Say what you will about Two and a Half Men: Blackhearted as it was, it had a comic vision and a certain mulish integrity. It was set in domestic hell, and Sheen’s character was its prince of darkness. Anger Management’s only vision is of money. I kept staring at it, expecting another shoe to drop. When Charlie blows his stack at his ex-wife’s new boyfriend and threatens to brain him with a lamp, I thought, Wouldn’t it be amazing if they took a page from The Shield and ended this pilot with an unspeakable act of violence that you never dreamed a hero would commit, then dealt with the consequences? Nope. Charlie puts the lamp down, and the laugh track roars.
After attaining nosebleed heights of vulgar self-regard, all Sheen had to do was look at himself halfway honestly to be given a chance at artistic, if not personal, redemption. The result might have been a surprisingly good complement to Louie, which returns for a third season.
The show’s writer-director-star, Louis C.K., who plays the show’s divorced stand-up-comedian hero, has become the Woody Allen of TV, so it makes sense that he’d hire Allen’s regular editor, Susan E. Morse, to cut the series. After flirting with schlemieldom in seasons one and two, the first five episodes of season three find the character going full putz. The result plays like a hybrid of Allen’s pre–Annie Hall movies and Philip Roth’s self-lacerating autobiographical fiction. It’s as if middle-aged ennui and extended mourning for a long-dead marriage have sparked a kind of reverse puberty in Louie. Stripped of confidence and romantic hope, he nurses a man-crush on a Miami lifeguard and ogles women like a mouth-breathing teenage geek. (His ex-wife, Tammy, seen on-camera for the first time, is played by African-American actress Susan Kelechi Watson; between that detail and Louie’s half-Mexican lineage, which also gets a workout this season, the show seems to take special pride in confounding labels.)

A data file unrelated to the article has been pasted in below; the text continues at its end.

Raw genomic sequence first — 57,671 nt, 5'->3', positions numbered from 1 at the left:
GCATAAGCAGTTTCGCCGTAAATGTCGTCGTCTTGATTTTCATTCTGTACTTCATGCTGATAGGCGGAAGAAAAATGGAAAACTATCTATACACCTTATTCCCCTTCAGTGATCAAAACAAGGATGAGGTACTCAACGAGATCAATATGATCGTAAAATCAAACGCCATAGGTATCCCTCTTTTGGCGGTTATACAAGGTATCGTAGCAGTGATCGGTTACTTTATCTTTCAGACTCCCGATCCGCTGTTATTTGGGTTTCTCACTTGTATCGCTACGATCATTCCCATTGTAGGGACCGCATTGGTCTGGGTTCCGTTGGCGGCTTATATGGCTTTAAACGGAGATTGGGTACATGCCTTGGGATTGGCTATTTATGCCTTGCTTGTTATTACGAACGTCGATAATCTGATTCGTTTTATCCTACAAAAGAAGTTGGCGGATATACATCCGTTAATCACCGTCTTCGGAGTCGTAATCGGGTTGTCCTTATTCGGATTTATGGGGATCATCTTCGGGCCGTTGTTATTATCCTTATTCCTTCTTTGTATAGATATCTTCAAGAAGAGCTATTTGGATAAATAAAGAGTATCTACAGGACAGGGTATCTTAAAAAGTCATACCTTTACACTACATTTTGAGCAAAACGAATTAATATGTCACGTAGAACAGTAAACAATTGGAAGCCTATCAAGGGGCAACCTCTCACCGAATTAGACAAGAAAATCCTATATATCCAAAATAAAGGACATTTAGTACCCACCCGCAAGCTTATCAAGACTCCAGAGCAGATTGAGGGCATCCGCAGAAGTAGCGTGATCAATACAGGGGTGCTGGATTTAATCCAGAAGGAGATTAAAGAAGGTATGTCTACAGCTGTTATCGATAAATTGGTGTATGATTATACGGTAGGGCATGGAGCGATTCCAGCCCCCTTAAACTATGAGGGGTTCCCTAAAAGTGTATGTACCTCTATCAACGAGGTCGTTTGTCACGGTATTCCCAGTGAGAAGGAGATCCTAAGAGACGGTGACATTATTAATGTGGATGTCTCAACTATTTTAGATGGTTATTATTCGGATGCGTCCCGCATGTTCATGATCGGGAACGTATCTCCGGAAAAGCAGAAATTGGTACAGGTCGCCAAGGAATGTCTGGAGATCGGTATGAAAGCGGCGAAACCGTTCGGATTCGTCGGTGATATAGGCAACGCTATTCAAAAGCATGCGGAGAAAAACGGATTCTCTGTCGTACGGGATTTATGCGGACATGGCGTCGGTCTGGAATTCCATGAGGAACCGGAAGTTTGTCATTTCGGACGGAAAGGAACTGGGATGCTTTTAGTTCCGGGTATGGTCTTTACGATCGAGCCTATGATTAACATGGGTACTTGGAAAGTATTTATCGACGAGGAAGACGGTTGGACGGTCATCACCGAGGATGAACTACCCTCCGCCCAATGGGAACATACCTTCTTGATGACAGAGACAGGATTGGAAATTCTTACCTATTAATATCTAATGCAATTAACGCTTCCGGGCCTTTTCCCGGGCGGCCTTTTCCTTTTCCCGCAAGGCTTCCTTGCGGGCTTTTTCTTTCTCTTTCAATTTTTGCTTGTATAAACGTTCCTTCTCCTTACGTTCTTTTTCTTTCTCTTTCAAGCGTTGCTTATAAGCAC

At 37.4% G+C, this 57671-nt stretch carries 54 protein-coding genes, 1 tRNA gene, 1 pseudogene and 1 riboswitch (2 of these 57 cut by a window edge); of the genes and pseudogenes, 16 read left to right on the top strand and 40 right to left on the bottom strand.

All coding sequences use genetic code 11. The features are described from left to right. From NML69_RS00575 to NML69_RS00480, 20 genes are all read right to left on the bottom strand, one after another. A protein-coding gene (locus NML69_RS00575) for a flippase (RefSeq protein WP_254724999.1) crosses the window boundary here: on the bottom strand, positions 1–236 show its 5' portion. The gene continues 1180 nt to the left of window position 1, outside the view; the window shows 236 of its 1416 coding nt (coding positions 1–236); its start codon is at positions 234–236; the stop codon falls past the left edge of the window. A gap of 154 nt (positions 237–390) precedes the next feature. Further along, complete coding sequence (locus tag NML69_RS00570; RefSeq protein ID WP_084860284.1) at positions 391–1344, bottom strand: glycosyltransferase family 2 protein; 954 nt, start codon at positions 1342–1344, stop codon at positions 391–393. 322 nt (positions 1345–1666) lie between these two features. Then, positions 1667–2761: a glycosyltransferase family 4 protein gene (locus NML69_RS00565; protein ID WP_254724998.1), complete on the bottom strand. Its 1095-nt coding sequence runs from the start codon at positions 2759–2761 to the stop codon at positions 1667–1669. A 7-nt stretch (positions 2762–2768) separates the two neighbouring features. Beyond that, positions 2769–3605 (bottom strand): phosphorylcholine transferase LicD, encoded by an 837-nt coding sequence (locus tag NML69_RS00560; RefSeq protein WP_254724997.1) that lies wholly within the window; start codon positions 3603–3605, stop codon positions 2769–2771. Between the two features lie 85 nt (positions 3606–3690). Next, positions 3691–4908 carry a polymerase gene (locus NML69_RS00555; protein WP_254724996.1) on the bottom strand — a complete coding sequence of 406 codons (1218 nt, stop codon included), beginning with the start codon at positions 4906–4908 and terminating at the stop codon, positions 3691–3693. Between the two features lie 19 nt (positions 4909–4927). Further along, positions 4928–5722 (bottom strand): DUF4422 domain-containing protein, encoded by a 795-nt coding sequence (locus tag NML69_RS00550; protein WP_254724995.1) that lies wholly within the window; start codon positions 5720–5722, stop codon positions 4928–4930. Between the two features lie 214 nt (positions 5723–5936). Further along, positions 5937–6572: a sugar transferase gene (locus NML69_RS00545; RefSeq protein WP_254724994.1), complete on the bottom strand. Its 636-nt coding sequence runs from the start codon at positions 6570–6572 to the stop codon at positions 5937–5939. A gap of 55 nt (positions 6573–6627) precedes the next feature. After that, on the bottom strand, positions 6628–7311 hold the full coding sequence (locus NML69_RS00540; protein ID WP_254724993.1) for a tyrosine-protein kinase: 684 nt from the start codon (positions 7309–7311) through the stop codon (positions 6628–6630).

Despite Louie’s beaten-down aura, some fascinating ladies hitch rides on his gloom train, including Gaby Hoffmann as a girlfriend he can’t talk to and Melissa Leo as a bitter but randy date. The male-female relationships in the first five episodes verge on grotesqueness and even flirt with misogyny. C.K.’s subjective storytelling may explain the fun-house-mirror distortions, but you can still expect heated viewer arguments about whether the artist is being daringly dark and ugly or just being consumed (and maybe stunted) by solipsism. But they’re all mere preludes to Parker Posey’s dazzling guest stint in episodes four and five. I won’t describe her character in detail because her arc is a vertigo-inducing surprise; suffice it to say that the character is like nobody you’ve seen here or anywhere, and that Posey is so sad, sexy, and thrilling that she jolts the show and Louie out of its torpor. This show is the anti–Anger Management: bizarre, inventive, and bold.
This story appeared in the July 21, 2012 issue of New York Magazine.